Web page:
1 Away, my unbelieving fear!
Fear shall in me no more have place:
My Saviour doth not yet appear,
He hides the brightness of his face;
But shall I therefore let him go,
And basely to the tempter yield?
No, in the strength of Jesus, no;
I never will give up my shield.
2 Although the vine its fruit deny,
Although the olive yield no oil,
The withering fig-trees droop and die,
The fields elude the tiller's toil,
The empty stall no herd afford,
And perish all the bleating race;
Yet I will triumph in the Lord,
The God of my salvation praise.
3 Barren although my soul remain,
And not one bud of grace appear,
No fruit of all my toil and pain,
But sin and only sin is here;
Although my gifts and comforts lost,
My blooming hopes cut off I see,
Yet will I in my Saviour trust,
And glory that he died for me.
Charles Wesley, M.A. was the great hymn-writer of the Wesley family, perhaps, taking quantity and quality into consideration, the great hymn-writer of all ages. Charles Wesley was the youngest son and 18th child of Samuel and Susanna Wesley, and was born at Epworth Rectory, Dec. 18, 1707. In 1716 he went to Westminster School, being provided with a home and board by his elder brother Samuel, then usher at the school, until 1721, when he was elected King's Scholar, and as such received his board and education free. In 1726 Charles Wesley was elected to a Westminster studentship at Christ Church, Oxford, where he took his degree in 1729, and became a college tutor. In the early part of the same year his religious impressions were much deepene… Go to person page >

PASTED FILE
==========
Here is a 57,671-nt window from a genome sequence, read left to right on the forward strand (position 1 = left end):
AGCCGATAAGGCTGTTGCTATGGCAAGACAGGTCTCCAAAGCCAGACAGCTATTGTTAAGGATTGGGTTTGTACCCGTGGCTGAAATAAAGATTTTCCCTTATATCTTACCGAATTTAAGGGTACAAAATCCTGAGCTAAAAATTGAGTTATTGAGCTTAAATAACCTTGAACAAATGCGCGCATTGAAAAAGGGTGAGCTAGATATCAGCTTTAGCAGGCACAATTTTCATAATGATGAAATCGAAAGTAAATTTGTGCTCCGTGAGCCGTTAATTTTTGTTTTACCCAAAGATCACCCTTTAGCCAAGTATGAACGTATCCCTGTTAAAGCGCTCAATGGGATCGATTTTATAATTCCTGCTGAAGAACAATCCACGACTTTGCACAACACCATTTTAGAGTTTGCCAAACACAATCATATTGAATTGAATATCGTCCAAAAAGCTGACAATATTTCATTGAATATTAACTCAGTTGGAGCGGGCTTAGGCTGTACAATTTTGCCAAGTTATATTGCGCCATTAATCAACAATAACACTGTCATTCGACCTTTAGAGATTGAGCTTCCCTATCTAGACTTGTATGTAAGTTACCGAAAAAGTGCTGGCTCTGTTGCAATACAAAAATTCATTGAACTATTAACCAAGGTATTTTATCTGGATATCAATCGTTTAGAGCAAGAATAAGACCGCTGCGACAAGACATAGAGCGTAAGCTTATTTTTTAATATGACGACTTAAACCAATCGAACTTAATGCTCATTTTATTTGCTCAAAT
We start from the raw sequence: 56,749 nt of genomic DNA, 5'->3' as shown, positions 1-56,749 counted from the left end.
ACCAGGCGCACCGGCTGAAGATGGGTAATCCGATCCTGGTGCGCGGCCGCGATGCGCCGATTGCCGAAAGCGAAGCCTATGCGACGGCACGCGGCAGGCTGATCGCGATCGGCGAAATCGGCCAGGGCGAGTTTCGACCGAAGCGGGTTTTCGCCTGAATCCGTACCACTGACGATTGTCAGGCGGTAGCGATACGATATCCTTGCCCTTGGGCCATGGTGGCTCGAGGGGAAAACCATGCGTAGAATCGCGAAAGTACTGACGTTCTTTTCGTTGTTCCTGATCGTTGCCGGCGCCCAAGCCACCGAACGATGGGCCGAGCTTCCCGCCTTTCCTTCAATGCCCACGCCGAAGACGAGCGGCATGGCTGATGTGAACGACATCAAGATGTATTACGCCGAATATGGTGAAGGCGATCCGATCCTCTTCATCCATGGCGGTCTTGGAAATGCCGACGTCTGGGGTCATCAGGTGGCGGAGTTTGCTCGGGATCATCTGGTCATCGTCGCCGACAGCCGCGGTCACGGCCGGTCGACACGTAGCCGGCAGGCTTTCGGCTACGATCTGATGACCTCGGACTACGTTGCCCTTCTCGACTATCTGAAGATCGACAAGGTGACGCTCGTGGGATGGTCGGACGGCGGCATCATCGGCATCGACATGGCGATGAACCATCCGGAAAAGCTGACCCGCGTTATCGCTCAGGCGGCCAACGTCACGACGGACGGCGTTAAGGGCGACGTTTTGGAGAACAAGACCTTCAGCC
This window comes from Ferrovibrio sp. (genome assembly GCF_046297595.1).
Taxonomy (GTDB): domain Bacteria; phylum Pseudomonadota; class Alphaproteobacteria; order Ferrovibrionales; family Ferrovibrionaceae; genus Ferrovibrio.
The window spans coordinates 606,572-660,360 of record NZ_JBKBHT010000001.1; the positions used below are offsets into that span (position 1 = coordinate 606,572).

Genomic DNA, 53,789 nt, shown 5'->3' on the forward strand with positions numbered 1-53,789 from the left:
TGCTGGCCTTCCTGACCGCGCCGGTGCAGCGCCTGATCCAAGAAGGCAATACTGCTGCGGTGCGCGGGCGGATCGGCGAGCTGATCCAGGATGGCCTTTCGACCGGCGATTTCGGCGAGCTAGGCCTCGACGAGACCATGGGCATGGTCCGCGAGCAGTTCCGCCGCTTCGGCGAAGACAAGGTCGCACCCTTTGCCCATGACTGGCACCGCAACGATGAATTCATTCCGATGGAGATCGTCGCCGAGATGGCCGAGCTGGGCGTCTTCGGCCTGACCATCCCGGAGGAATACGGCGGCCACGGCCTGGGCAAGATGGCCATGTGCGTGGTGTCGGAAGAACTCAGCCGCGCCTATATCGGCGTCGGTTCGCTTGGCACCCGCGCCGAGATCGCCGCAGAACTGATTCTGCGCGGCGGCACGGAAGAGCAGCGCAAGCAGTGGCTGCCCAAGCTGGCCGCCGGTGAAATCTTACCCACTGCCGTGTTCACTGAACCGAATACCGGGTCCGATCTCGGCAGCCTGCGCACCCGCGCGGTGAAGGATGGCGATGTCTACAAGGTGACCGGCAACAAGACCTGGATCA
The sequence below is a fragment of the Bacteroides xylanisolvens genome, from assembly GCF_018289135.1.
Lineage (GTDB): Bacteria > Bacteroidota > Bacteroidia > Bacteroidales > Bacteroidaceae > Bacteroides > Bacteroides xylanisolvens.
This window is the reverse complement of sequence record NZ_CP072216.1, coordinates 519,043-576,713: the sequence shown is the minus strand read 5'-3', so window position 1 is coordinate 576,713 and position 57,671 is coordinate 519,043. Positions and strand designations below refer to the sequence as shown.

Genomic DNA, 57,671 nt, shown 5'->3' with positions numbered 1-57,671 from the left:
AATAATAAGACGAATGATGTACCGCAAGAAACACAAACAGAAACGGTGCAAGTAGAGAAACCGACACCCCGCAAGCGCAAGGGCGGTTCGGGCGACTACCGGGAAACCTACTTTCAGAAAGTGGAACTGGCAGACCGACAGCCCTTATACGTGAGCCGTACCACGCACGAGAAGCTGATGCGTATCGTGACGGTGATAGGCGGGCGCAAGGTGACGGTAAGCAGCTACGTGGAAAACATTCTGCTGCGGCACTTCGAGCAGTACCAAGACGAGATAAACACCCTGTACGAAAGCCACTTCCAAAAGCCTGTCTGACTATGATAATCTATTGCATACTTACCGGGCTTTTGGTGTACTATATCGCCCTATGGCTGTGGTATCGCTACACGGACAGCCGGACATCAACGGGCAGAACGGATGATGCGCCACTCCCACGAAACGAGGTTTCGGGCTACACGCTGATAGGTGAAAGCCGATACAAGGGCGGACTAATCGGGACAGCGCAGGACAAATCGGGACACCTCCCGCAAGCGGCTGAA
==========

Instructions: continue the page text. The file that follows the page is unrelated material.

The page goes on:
Away, my unbelieving fear. C. Wesley. [Confidence.] Hab. iii., 17, 18, 19, is the subject of this hymn. It appeared in Hymns and Sacred Poems, 1742, in 4 stanzas of 8 lines, and again in the Poetical Works, 1868-72, vol. ii. p. 198. It did not form part of the Wesleyan Hymn Book until the revised ed. 1875, although, through having been given in M. Madan's Psalms and Hymns, 17(30, it had been in common use in the Church of England and amongst Nonconformists for more than one hundred years. Its modern use is limited.